Same-species Contamination Detection with Variant Calling Information from Next-generation Sequencing
Author(s): Tao Jiang and Alison A. Motsinger-Reif
Background: Same-species contamination detection is an important quality control step in genetic data analysis. Due to a scarcity of methods to detect and correct for this quality control issue, same-species contamination is more difficult to detect than cross-species contamination. We introduce a novel machine learning algorithm to detect same-species contamination in next-generation sequencing data using a support vector machine (SVM) model.
Methods: In the first stage, a change-point detection method is used to identify copy number variations (CNVs) and copy number aberrations (CNAs) for filtering. Next, single nucleotide polymorphism (SNP) data is used to test for same-species contamination using an SVM model. Based on the assumption that alternative allele frequencies in next-generation sequencing follow the beta-binomial distribution, the deviation parameter ρ is estimated by the maximum likelihood method. All features of a radial basis function (RBF) kernel SVM are generated using publicly available or private training data.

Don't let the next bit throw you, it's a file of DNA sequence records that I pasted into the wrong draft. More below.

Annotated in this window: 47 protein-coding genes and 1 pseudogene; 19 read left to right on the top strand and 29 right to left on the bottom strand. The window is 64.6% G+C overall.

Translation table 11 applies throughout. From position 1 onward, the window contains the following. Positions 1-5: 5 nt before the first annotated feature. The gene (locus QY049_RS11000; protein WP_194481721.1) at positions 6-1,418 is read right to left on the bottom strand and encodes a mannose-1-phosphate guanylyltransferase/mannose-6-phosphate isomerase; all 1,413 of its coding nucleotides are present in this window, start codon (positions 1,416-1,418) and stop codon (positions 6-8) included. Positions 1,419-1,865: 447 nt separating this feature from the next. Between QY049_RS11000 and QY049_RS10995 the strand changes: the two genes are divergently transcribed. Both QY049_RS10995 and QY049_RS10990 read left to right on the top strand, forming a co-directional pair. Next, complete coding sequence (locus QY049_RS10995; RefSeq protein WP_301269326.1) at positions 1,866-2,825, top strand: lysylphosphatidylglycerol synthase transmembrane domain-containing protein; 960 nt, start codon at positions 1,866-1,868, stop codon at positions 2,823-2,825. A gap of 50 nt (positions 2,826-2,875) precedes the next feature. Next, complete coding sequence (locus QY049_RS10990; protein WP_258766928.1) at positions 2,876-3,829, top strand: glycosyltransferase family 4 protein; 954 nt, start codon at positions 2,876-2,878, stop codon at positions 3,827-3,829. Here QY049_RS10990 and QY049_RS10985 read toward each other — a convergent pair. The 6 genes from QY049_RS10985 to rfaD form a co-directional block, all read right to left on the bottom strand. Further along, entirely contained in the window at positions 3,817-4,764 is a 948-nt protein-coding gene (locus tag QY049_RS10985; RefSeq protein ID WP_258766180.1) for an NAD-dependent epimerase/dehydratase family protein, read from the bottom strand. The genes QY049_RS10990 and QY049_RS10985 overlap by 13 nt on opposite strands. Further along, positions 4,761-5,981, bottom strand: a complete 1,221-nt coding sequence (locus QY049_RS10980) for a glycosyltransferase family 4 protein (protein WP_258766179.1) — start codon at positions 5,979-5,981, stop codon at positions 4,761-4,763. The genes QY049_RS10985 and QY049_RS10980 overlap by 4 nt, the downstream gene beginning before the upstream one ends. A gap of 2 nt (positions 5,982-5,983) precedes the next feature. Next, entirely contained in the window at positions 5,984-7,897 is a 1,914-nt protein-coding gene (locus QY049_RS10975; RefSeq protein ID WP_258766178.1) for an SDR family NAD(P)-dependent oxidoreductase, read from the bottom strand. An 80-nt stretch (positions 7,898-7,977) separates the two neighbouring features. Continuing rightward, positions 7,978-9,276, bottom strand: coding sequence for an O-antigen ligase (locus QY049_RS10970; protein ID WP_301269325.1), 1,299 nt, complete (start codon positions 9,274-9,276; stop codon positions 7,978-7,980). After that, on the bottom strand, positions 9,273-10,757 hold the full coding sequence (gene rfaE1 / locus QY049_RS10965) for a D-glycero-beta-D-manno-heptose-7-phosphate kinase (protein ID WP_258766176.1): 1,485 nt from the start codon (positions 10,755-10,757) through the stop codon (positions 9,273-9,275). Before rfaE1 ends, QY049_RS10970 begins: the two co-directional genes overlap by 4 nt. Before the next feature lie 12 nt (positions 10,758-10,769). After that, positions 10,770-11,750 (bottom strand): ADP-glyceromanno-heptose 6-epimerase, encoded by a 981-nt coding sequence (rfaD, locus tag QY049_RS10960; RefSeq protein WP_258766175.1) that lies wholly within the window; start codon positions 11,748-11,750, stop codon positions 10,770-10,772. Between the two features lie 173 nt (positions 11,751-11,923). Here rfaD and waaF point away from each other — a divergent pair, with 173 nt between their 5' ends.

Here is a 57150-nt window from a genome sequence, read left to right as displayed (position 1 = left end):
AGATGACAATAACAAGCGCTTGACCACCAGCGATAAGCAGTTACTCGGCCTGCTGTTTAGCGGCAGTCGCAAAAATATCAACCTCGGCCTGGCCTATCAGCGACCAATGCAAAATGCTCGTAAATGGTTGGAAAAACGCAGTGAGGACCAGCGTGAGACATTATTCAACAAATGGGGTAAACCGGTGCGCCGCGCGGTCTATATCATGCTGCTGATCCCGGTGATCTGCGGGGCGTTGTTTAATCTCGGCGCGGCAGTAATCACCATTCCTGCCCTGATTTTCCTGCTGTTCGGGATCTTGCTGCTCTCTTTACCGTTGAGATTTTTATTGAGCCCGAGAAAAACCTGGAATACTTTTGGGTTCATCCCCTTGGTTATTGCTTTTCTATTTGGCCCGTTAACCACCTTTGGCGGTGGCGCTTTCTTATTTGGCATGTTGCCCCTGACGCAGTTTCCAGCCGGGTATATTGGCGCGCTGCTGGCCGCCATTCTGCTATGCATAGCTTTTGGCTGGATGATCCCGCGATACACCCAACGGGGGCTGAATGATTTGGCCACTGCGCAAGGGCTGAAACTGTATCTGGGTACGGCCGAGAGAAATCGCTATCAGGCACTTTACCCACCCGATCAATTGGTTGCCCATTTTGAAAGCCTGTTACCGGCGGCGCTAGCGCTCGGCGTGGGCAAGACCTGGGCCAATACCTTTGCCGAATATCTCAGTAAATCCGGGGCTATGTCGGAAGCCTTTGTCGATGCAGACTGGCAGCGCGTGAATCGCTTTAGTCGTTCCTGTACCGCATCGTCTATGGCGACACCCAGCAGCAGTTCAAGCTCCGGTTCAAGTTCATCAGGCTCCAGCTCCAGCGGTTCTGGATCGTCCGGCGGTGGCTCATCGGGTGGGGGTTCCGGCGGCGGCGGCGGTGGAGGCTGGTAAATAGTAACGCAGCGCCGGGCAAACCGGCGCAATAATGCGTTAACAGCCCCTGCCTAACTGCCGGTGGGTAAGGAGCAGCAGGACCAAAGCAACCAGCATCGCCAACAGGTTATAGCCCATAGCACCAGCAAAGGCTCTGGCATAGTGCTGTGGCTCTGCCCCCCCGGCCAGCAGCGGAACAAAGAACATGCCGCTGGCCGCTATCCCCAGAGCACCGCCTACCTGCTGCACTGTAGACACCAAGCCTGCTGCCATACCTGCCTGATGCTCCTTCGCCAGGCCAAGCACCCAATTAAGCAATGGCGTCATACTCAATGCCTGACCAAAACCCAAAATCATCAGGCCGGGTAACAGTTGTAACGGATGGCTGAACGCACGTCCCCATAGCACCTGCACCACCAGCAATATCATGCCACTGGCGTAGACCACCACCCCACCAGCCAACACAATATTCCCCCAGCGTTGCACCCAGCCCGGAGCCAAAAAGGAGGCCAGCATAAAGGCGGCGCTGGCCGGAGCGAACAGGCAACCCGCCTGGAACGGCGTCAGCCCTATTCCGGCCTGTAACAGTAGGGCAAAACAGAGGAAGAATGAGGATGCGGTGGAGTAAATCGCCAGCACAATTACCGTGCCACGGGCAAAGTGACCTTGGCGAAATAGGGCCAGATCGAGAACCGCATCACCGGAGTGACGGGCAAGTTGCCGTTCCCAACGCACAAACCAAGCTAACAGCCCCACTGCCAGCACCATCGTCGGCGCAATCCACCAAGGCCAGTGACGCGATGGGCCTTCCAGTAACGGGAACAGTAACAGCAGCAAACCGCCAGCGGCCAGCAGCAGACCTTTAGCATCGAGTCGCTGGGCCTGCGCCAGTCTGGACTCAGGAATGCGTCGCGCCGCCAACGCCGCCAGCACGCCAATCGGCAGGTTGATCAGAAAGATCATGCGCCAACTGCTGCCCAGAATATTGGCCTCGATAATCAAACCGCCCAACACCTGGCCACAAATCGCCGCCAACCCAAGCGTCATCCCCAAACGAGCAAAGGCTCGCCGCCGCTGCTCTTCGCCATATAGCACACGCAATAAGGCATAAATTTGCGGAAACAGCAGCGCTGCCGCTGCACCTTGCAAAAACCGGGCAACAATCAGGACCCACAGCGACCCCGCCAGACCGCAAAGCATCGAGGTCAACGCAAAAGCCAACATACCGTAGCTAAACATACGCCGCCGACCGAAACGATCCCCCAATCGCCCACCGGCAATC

Results: We provide an R software implementation of the approach, which we used to conduct simulation experiments with real data to evaluate our approach. The datasets combine, in silico, exome sequencing data of DNA from two lymphoblastoid cell lines (NA12878 and NA10855). We generated variant call format (VCF) files using variants identified in these data and then evaluated the power and false-positive rate. In these real data, the approach detected contamination levels as low as 5% with a reasonable false-positive rate. The results had sensitivity above 99.99% and specificity of 90.24%, even in the presence of degraded samples with similar features as contaminated samples.
Conclusions: Our approach uniquely detects contamination using variant calling information stored in VCF files for DNA or RNA. Importantly, it can differentiate between same-species contamination and mixtures of tumor and normal cells. Accordingly, it represents an important tool that can be applied within the quality control process.